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Karnaugh Maps (K-Maps)

Karnaugh Maps (K-Maps): In this tutorial, we are going to learn different types of Karnaugh Maps: 2 variables K-Map, 3 variables K-Map and 4 variables K-Maps.
Submitted by Saurabh Gupta, on November 27, 2019

In the previous articles, we have already discussed how we can use theorems of Boolean Algebra to simplify Boolean functions so that these simplified expressions help us in getting simple, less expensive and smaller circuits. Although, that method was helpful but also was difficult and non-systematic. We don't have any guarantee that we have reached a minimal expression. Thus, Karnaugh Maps (K-Maps) are used to simplify Boolean functions. K-Map is a systematic method to simplify Boolean expressions.

Karnaugh Map (K-Map)

A K-Map is a chart or graph composed of an arrangement of adjacent cells. Each of the cells represents one of the 22 possible products that can be formed from n-variables. Two different types of K-Map can be drawn for both CSOP and CPOS in terms of respective minterms and maxterms.

1) 2-variable K-Map

A 2-variable expression can have 22 = 4 possible ways of input representation. Thus, a 2-variable K-Map will have 4 adjacent cells representing each of the 4 possible combinations of inputs. Binary numbers at the top of the K-Map represent the condition of variable B along any column and binary number to the left of the K-Map represents the condition of variable A along any row.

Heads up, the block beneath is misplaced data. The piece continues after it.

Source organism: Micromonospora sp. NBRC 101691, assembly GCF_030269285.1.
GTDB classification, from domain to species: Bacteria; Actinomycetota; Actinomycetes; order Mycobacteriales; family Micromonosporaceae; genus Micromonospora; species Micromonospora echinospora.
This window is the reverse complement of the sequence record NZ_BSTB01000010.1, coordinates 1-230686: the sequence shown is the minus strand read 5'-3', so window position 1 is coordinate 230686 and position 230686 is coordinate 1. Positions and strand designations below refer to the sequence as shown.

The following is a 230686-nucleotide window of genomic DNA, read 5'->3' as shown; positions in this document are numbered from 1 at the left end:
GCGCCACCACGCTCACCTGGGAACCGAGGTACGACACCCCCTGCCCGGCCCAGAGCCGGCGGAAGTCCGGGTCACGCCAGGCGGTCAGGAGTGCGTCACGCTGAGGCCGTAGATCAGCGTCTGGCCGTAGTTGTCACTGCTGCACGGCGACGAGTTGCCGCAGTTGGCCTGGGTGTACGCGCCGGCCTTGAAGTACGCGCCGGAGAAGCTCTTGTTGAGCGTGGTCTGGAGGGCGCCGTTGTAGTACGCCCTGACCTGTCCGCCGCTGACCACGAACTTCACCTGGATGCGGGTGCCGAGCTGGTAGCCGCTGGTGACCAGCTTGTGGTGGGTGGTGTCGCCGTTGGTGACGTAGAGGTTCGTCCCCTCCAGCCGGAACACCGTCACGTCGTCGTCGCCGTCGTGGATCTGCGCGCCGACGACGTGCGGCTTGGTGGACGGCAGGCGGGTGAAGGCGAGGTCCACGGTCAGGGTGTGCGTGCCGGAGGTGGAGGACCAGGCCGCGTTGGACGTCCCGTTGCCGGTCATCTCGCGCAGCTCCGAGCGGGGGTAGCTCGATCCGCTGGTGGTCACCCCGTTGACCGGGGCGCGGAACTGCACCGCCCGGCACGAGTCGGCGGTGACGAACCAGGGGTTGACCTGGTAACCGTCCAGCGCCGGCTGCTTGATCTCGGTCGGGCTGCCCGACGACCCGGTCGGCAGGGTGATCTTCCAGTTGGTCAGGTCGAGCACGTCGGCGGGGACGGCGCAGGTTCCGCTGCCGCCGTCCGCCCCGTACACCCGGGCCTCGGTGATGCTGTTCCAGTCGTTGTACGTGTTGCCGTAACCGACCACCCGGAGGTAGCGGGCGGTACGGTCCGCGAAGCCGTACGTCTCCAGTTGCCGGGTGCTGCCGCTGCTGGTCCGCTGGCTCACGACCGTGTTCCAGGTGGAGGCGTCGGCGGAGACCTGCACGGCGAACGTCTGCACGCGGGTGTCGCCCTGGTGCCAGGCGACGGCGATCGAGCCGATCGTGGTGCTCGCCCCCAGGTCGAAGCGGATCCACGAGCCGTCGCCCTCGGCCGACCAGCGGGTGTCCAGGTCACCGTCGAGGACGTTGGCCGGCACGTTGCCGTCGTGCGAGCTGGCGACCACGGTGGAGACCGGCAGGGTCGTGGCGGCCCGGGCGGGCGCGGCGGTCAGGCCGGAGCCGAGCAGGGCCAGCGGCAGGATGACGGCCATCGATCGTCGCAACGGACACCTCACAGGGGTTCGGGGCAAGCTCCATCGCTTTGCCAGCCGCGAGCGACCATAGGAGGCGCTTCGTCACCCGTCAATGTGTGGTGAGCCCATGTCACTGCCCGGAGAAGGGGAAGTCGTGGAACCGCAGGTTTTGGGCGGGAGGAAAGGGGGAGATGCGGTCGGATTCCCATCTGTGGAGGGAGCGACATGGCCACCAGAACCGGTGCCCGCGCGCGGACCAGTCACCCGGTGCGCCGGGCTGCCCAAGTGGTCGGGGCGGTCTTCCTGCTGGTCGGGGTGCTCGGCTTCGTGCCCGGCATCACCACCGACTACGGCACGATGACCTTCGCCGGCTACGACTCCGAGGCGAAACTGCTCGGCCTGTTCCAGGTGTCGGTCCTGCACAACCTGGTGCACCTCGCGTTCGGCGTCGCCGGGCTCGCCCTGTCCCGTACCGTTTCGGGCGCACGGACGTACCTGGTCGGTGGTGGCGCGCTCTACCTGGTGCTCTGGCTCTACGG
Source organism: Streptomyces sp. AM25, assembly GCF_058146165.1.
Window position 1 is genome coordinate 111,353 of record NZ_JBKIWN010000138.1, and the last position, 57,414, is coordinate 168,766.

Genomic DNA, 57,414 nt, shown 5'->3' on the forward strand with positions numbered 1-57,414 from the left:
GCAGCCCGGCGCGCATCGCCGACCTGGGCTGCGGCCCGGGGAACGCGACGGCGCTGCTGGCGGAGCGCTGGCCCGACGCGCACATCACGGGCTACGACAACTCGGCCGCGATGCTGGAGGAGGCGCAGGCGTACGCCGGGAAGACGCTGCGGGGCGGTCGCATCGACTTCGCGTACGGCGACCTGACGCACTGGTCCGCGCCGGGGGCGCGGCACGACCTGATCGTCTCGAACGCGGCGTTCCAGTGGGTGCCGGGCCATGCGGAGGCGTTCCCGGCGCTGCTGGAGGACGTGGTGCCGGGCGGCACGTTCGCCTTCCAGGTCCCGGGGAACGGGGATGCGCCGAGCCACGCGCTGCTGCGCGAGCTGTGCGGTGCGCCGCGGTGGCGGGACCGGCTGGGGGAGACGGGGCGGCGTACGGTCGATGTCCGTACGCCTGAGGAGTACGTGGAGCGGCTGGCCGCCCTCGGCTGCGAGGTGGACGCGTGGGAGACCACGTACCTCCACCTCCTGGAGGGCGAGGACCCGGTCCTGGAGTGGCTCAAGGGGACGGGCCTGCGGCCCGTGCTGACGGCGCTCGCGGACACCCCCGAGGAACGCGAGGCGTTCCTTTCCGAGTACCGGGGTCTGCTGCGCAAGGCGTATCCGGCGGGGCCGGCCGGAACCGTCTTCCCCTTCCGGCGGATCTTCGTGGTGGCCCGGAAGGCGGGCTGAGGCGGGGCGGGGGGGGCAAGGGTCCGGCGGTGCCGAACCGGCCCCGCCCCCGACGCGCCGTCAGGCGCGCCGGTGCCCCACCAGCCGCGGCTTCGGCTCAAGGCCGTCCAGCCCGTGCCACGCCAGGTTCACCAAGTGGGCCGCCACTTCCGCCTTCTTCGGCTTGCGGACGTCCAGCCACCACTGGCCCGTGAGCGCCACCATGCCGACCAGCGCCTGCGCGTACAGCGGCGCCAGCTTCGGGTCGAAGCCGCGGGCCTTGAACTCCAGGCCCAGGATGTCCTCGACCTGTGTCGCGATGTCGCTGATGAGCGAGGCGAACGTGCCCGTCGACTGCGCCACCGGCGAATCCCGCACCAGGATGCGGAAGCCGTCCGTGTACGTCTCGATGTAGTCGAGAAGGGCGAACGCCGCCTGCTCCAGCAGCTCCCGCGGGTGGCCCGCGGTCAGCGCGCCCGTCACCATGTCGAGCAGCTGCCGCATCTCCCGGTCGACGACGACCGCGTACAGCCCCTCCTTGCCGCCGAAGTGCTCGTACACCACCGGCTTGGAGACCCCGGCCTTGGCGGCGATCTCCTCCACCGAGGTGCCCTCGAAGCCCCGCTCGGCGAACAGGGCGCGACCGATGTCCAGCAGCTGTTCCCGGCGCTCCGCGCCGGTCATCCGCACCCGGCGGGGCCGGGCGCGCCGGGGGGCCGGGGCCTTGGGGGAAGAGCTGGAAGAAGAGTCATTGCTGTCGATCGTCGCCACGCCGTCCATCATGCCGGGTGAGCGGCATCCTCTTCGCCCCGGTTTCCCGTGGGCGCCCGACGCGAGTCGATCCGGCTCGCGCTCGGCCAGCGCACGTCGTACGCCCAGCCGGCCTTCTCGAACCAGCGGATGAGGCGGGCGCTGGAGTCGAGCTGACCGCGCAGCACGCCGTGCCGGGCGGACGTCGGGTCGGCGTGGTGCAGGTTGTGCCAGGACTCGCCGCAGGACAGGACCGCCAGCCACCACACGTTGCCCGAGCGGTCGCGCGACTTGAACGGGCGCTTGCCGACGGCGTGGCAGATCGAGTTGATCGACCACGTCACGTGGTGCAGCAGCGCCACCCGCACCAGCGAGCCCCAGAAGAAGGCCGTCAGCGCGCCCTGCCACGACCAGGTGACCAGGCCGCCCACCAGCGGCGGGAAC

Representation using minterms (SOP form):

2 variables k-map example 1

Representation using maxterms (POS form):

2 variables k-map example 2

2) 3-variable K-Map

A 3-variable expression can have 23 = 8 possible ways of input representation. Thus, a 3-variable K-Map will have 8 adjacent cells representing each of the 8 possible combinations of inputs.

The thing to be noticed in the representation is that the binary numbers along the top of the K-Map are not in normal binary order. They are, in fact, in the Gray Code. This is to ensure that two physically adjacent squares are adjacent i.e., their minterms and maxterms differ by only one variable.

Representation using minterms (SOP form):

3 variables k-map example 1

Representation using maxterms (POS form):

3 variables k-map example 2

3) 4-variable K-Map

A 4-variable expression can have 24 = 16 possible ways of input representation. Thus, a 4-variable K-Map will have 16 adjacent cells representing each of the 16 possible combinations of inputs.

The binary number designations of the rows and columns are in Gray Code. Binary numbers at the top of the K-Map represents the condition of variables C and D along any column and binary numbers to the left of the K-Map represents the condition of variables A and B along any row.

Representation using minterms (SOP form):

4 variables k-map example 1

Representation using maxterms (POS form):

4 variables k-map example 2

4 variables k-map example 2





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